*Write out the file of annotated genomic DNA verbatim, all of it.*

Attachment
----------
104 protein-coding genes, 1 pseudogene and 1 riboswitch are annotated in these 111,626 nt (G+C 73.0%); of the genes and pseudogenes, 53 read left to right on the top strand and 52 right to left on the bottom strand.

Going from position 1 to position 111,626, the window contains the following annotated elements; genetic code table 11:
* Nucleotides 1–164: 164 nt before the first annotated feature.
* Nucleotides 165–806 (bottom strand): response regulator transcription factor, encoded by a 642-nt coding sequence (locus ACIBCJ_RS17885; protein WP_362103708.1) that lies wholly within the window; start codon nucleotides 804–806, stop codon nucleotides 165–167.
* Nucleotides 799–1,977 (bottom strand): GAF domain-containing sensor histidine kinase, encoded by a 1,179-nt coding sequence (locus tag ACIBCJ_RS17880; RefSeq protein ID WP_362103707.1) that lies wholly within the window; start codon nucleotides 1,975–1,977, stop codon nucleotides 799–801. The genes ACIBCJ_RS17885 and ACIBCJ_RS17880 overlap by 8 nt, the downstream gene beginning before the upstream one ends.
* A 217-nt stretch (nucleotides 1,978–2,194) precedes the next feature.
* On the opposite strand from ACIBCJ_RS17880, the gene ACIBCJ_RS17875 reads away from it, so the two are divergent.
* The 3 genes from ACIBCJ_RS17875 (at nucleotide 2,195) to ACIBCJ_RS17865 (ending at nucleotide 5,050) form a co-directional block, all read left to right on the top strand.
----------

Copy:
104 protein-coding genes, 1 pseudogene and 1 riboswitch are annotated in these 111,626 nt (G+C 73.0%); of the genes and pseudogenes, 53 read left to right on the top strand and 52 right to left on the bottom strand.

Going from position 1 to position 111,626, the window contains the following annotated elements; genetic code table 11:
* Nucleotides 1–164: 164 nt before the first annotated feature.
* Nucleotides 165–806 (bottom strand): response regulator transcription factor, encoded by a 642-nt coding sequence (locus ACIBCJ_RS17885; protein WP_362103708.1) that lies wholly within the window; start codon nucleotides 804–806, stop codon nucleotides 165–167.
* Nucleotides 799–1,977 (bottom strand): GAF domain-containing sensor histidine kinase, encoded by a 1,179-nt coding sequence (locus tag ACIBCJ_RS17880; RefSeq protein ID WP_362103707.1) that lies wholly within the window; start codon nucleotides 1,975–1,977, stop codon nucleotides 799–801. The genes ACIBCJ_RS17885 and ACIBCJ_RS17880 overlap by 8 nt, the downstream gene beginning before the upstream one ends.
* A 217-nt stretch (nucleotides 1,978–2,194) precedes the next feature.
* On the opposite strand from ACIBCJ_RS17880, the gene ACIBCJ_RS17875 reads away from it, so the two are divergent.
* The 3 genes from ACIBCJ_RS17875 (at nucleotide 2,195) to ACIBCJ_RS17865 (ending at nucleotide 5,050) form a co-directional block, all read left to right on the top strand.